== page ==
Unrest on the Day of Rest: The Irony of the Haredi Parking Lot Protests

Shabbat is known as the “day of rest,” and the etymology of Jerusalem is often said to be “city of peace.” But this Shabbat in Jerusalem was neither restful nor peaceful. Some 28 Haredi demonstrators were arrested during riots over the opening of a parking lot. Six people were wounded.

On Friday night, thousands of Haredim went out to the city thoroughfare of Bar Ilan Street for what was billed as a mass prayer rally to protest the opening of the facility. Secular residents asserting the right to open the car park held a counter demonstration.

Then on Saturday, there were riots. The organizers of the prayer rally are billing it as a success, while insisting that they are not responsible for the riots.

So what’s the struggle all about? It’s a rather odd fight to pick, at first glance. Driving on Shabbat is prohibited though, of course, roads rarely close. So people can drive, which as we’ve just established, is the act of Sabbath desecration. It’s ironic, therefore, that the Haredi leaders are against people stopping driving — by parking.

Maybe the secular counter-demonstrators got it wrong. Perhaps a more effective demonstration would have been to take, en masse, to the streets in their cars, and fill the holy city with the noise of Sabbath desecration all through Shabbat. They could have held placards out of their windows saying “less parking equals more Sabbath desecration, not less.”

But alas, the Haredi campaign does not seem to be about a devout desire to reduce the occurrence of Sabbath desecration. After all, if you think about it, the irony is that as a result of the protests and riots, there was probably more Sabbath desecration – among both Haredim and others – than there would be on a normal Saturday even if people were parking cars.

Here are a few examples of how:

Instead of a real bid to reduce the occurrence of Sabbath desecration we have a turf war, and a very interesting one at that. Beyond the obvious religious-secular tensions coming to the surface, there’s something else going on – some internal Haredi politics – which are easy to miss.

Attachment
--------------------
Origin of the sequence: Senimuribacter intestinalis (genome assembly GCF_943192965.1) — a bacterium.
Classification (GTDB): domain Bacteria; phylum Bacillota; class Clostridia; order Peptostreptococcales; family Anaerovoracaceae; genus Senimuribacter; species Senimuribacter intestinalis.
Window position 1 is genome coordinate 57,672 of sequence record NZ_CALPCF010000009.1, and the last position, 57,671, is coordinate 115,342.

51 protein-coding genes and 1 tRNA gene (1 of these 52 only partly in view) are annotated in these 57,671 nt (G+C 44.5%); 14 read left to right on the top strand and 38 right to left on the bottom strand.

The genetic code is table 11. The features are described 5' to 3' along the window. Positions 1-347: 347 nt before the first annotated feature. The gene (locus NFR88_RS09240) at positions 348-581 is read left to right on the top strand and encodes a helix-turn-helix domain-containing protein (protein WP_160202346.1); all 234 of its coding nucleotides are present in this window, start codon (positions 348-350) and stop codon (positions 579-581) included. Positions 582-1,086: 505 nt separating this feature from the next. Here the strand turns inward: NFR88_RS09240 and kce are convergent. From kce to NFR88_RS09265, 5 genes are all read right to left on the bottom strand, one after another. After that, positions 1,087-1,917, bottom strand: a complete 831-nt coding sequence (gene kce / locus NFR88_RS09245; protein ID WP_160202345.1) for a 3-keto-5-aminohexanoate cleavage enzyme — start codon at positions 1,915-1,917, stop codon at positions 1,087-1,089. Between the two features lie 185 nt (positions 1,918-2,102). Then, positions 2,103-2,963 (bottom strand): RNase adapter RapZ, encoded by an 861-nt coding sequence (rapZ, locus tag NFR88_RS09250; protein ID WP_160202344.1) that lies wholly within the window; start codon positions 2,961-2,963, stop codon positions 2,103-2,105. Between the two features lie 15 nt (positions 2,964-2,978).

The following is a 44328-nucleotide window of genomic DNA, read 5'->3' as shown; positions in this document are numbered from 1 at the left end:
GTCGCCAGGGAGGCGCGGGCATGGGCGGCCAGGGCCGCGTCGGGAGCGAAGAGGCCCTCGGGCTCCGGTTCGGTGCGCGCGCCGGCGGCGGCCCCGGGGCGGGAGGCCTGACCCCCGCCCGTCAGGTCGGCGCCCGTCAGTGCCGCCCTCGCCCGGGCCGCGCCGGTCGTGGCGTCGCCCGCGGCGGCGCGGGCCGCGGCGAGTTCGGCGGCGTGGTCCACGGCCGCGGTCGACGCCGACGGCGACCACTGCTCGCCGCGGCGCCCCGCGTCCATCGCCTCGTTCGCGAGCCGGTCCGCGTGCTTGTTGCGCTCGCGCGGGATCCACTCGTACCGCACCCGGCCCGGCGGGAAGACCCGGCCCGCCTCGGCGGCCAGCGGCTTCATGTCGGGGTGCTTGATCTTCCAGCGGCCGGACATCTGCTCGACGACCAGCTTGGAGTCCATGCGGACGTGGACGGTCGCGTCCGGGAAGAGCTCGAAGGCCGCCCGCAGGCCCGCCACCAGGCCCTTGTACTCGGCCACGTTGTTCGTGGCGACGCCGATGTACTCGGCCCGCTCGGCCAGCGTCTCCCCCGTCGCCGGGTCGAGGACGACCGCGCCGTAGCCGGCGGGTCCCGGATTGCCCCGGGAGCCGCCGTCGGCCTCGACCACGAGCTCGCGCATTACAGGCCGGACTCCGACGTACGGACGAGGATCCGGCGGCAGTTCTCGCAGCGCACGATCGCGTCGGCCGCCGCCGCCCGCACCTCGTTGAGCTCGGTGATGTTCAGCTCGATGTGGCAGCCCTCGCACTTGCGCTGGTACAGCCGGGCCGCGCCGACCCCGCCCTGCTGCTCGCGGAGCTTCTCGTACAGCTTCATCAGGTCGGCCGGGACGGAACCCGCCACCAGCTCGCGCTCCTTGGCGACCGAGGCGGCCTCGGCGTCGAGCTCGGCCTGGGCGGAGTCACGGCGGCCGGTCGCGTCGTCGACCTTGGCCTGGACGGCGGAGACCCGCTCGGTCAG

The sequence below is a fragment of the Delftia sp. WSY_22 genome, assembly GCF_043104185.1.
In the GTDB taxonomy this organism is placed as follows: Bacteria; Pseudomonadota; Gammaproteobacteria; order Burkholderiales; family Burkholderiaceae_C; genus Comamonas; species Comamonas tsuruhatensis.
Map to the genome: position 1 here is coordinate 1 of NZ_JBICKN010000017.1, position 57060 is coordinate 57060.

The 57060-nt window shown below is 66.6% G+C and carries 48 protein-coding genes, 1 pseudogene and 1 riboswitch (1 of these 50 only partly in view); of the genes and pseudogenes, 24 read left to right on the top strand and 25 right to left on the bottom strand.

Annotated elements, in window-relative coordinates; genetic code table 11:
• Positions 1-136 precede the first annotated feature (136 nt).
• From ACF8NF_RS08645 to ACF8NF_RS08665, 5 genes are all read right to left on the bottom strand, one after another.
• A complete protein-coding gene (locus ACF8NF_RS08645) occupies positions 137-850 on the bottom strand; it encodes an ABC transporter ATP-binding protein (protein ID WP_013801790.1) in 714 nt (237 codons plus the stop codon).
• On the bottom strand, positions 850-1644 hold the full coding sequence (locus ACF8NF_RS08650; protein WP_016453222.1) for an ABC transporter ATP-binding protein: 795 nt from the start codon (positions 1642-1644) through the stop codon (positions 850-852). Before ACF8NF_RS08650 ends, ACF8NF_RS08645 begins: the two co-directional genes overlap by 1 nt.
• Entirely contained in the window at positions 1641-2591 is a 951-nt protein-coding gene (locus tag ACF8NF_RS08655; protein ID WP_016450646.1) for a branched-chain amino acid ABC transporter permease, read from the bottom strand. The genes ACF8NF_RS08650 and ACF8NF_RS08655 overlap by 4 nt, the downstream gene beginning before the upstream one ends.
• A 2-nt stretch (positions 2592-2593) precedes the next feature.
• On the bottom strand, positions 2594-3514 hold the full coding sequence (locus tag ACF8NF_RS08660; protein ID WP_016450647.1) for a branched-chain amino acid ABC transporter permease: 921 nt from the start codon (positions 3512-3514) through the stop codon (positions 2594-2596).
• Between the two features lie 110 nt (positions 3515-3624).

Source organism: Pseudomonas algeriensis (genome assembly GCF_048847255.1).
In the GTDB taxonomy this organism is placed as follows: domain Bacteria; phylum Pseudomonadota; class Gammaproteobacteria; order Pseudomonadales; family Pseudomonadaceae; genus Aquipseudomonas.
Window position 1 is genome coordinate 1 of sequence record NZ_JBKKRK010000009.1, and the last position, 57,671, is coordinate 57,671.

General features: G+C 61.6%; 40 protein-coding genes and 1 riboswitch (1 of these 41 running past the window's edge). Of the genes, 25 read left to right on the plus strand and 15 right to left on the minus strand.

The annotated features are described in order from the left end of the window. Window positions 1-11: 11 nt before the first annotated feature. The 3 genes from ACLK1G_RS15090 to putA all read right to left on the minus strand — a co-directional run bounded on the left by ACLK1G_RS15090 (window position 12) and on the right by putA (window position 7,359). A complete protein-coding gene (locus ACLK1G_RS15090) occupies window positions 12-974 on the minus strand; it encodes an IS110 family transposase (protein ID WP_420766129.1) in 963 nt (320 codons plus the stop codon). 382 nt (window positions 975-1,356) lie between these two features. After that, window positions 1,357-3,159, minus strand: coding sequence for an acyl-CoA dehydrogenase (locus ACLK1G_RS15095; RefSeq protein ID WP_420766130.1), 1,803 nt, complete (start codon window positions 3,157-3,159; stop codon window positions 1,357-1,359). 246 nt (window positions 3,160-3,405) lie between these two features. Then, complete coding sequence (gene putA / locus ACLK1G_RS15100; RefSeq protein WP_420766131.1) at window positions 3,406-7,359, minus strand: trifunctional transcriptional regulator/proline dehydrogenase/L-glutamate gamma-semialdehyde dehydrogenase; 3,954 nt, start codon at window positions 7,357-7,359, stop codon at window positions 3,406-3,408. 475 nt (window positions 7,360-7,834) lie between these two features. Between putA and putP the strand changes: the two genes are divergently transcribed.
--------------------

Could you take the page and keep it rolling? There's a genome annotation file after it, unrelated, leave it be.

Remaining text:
The opposition to parking facilities being open on Shabbat has been drummed up by the hard-line body the Eida Haredit, backing more mainstream leaders into a corner. With the issue of parking forced on to the agenda, they had to come out for or against it, and could hardly come out in favor.

In short, what the Eida Haredit has done is to force more moderate elements in the Haredi community, most importantly the Haredi political parties, to get involved in a fight it is widely believed they wanted to keep out of. There was a strong indication of this process in play ahead of Friday’s “rally,” with top rabbis from the Ashkenazi and Sephardi Haredi sectors — Shalom Elyashiv and Ovadia Yosef respectively — joining the Eida in promoting the gathering.

Tagged as:

Your Comments

The Forward welcomes reader comments in order to promote thoughtful discussion on issues of importance to the Jewish community. In the interest of maintaining a civil forum, The Forward requires that all commenters be appropriately respectful toward our writers, other commenters and the subjects of the articles. Vigorous debate and reasoned critique are welcome; name-calling and personal invective are not and will be deleted. Egregious commenters will be banned from commenting. While we generally do not seek to edit or actively moderate comments, our spam filter prevents most links and certain key words from being posted and the Forward reserves the right to remove comments for any reason.

Recommend this article

Unrest on the Day of Rest: The Irony of the Haredi Parking Lot Protests

Thank you!

This article has been sent!